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Lymphoma are disorder of malignant proliferation of lymphocyte. They accumulate in lymph node and cause lymphadenopathy.   They are also found in PBF and may infiltrate many other organs.
  1. Incidence. This neoplasm has a characteristic bimodal age distribution.
  1. A young adult peak occurs between the ages of 10 and 25 years and is character­ized by equal incidence in men and women, a preponderance of nodular scle­rosis pathology, and a more benign clinical course.
  2. A second adult peak occurs after age 50 years and is characterized by high inci­dence among men, a preponderance of mixed cellularity, and a more aggressive clinical course.
  1. Pathology. There are four major histologic variants of Hodgkin's disease.
Hodgkin’s disease
Classical Hodgkin’s disease Histogenetically distinct subtype of Hodgkin’s disease
Variants/ subtypes Variant / subtype
Mixed cellularity, Nodular sclerosis,
Lymphocyte Rich, Lymphocyte depletion
Lymphocyte predominant (Nodular lymphocyte predominant)
Characterized by Characterized by
Frequent Reed Sternberg cells
Characteristic immunophenotype
        i. CD 15 positive:         ii. CD 30 positive
        iii. CD 45 negative
Rare Reed Sternberg cells (Frequent lymphocytic and histocytic variants (Popcorn cells)
Characteristically different immunophenotype
        i. CD 15 negative          ii. CD 30 negative
        iii. CD 45 positive

1. Lymphocytic predominant is a distinct subtype.                   
2.  Most common in India is mix cellularity
3. Most common in world is nodular sclerosing                            
4. Classical marker is Hodgkin’s disease are CD15, CD30

(C). Clinical features and staging. Hodgkin's disease tends to spread in an orderly fashion from node group to node group. This contiguous nature is in marked contrast to non ­Hodgkin's lymphomas, which are multicentric early in their development. Pal Epstein fever occurs. There is pain less rubbery enlargement of lymph node occur. Alcohol causes increase in symptom (PGI Dec 2008).

 Important points:
  1. CNS involvement in Hodgkin’s is uncommon feature
  2. Reed stern berg cell is the characteristic cell in Hodgkin’s
  3. Plasma cells, eosinophils and neutrophils are seen in the reactive background
  4. Mediastinal involvement is particularly common with nodular sclerosis variant.
Certain distinctive features seen in nodular sclerosis variant
  1. It is the most common variant
  2. It is the only variant more common in females.
  3. Mediastinal involvement is particularly common
  4. Large reed Sternberg cell variants – Lacunar cells – are present on histology.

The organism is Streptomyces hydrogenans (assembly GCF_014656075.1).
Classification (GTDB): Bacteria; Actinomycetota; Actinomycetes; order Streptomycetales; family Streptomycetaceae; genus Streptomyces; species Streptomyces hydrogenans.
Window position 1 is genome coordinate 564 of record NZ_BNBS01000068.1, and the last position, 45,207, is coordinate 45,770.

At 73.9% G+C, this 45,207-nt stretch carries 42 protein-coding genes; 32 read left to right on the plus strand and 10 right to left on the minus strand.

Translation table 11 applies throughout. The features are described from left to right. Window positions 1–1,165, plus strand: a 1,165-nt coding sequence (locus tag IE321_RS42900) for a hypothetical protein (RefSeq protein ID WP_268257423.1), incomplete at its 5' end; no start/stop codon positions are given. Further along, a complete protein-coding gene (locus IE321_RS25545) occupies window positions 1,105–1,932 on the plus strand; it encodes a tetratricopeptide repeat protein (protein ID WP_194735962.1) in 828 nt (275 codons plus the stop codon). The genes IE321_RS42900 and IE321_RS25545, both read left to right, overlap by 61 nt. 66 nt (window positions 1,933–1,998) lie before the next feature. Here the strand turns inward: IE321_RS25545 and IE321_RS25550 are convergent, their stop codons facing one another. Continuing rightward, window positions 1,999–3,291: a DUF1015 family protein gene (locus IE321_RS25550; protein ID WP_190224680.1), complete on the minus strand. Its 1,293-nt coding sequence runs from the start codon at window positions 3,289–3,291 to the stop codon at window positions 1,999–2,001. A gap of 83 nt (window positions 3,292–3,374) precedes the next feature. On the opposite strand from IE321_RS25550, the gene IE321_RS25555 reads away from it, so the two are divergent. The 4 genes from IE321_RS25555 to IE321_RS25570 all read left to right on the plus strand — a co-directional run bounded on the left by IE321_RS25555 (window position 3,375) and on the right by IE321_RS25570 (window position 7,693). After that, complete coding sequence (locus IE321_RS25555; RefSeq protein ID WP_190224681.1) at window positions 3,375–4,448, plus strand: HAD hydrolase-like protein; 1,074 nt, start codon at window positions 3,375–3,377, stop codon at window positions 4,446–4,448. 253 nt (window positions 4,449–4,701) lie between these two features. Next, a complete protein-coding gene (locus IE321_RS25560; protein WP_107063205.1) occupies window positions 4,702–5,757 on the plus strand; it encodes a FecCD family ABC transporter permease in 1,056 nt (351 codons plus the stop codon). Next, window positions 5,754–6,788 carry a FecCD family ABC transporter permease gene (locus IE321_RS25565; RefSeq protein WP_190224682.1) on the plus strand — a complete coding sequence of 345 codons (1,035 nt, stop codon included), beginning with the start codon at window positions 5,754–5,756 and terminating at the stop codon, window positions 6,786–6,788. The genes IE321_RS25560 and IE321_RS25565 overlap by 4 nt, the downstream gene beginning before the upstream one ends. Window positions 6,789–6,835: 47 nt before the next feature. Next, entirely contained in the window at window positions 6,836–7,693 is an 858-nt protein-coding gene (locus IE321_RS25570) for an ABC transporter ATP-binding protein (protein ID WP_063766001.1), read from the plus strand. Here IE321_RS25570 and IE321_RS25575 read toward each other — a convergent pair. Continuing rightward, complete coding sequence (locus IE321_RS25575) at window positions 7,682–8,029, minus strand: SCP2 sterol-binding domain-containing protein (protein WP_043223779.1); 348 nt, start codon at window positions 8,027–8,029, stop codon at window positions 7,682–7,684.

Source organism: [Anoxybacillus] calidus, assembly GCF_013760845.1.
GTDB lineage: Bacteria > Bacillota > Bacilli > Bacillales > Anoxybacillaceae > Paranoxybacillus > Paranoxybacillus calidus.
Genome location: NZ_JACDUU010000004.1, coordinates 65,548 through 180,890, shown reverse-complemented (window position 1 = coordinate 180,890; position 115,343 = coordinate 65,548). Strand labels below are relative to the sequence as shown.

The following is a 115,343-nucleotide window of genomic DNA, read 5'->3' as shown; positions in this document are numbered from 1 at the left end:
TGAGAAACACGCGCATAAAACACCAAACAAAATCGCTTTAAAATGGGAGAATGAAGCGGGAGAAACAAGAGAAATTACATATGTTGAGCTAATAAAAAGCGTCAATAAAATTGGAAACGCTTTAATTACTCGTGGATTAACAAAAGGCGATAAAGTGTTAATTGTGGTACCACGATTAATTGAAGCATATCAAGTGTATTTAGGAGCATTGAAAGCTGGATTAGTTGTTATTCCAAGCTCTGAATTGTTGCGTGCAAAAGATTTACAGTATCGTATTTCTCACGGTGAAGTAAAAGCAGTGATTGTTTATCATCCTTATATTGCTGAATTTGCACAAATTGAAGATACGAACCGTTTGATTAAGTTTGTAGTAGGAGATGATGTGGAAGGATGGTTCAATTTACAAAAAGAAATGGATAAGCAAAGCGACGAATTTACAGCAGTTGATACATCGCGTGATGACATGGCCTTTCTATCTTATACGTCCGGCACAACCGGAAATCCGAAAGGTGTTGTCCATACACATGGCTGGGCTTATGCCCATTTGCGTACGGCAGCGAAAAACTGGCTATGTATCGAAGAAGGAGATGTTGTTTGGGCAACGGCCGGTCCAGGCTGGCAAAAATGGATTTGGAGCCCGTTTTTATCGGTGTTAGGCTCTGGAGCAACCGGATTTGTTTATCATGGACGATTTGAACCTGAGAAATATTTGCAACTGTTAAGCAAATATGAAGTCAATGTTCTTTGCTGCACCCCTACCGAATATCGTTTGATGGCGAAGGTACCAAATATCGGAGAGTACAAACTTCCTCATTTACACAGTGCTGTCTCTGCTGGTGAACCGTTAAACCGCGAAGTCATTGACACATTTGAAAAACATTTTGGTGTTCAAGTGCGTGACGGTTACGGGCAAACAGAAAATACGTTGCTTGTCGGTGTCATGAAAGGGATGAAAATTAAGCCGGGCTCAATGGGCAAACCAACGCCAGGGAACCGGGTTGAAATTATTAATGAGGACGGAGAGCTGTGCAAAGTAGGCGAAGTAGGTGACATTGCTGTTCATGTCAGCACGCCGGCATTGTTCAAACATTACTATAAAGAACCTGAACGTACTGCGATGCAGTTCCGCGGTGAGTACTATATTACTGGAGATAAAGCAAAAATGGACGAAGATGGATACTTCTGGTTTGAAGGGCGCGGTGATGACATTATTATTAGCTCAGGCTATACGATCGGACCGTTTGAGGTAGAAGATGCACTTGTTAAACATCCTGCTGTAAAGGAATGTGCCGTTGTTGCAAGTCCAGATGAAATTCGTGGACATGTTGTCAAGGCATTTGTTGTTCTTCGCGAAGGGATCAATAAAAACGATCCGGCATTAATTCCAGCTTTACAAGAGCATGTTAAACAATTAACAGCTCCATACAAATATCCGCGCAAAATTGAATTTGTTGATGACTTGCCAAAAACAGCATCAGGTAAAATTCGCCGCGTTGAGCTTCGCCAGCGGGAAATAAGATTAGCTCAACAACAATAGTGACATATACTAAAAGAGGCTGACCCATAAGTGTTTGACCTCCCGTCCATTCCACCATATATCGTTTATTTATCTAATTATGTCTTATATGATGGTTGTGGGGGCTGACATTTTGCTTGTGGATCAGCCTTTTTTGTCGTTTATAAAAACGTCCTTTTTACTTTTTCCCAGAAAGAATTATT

5. It has a good prognosis [2nd best, following Lymphocyte predominance (best)] (LQ 2012)
Hodgkin’s lymphoma Immuno pheno type Association with EBV Read Sternberg cell variant
Nodular sclerosis CD15 + , CD30+ EBV - Ve Lacunar cells (occasional R-S-cells)
Mixed cellularity CD15 + , CD30+ EBV + Ve (70%) Classic reed Sternberg cells
Lymphocyte depletion CD15 + , CD30+ EBV + Ve Reticular variant (Frequent R-S cells)
WORST prognosis
Lymphocyte predominance CD15 -ve , CD30 –ve
CD20 +ve , CD45 +ve
EBV – Ve Popcorn cell variant
BEST prognosis

1.    The modified Ann Arbor classification
 Stage                   Characteristics
   I                            Involvement of a single lymph node region or a single extralymphatic site                                                                      
   II                           Involvement of two or more lymph node regions on the same side of `the diaphragm                                     
   III                          Involvement of two or more lymph node regions on both sides of the diaphragm                                      
   III1                        Involvement limited to the lymphatic structures in the upper abdomen (i.e.) spleen or splenic, celiac, or hepatic portal nodes)
   III2                        Involvement of lower abdominal nodes (i.e., para-aortic, iliac, or mesenteric
nodes); possible involvement of the splenic, celiac, or hepatic portal nodes as well
   IV                          Diffuse or disseminated involvement in extralymphatic organs
                                Sub classifications
A                         Asymptomatic
 B                          Unexplained loss of 10% of body weight; unexplained fever of greater
                                Than 38°C; night sweats

Paraneoplastic cerebellar degeneration
  1. Pure paraneoplastic cerebellar degeneration:
    1. Breast & Gynecological cancer (Anti Yo antibodies)
    2. Hodgkin’s lymphoma (Anti Tr antibodies)
  2. Subacute cerebellar degeneration
    1. Small cell carcinoma lung  
    2. Thymoma  
    3. Neuroblastoma
  3. The adverse prognostic factors identified in the international study are:
    1. Age ≥ 45 years                                                        
    2. Stage IV disease
    3. Hemoglobin < 10.5 g/%                                         
    4. Lymphocyte count < 600/ml or < 8% of WBC
    5. Male gender                                                            
    6. Albumin < 4.0 g/%                                        
    7. White blood count ≥ 15,000/ml
  4. Additional poor prognostic factors are:
    1. Lymphocyte depletion subtype                           
    2. Presence of mediastinal disease             
    3. Systemic manifestation

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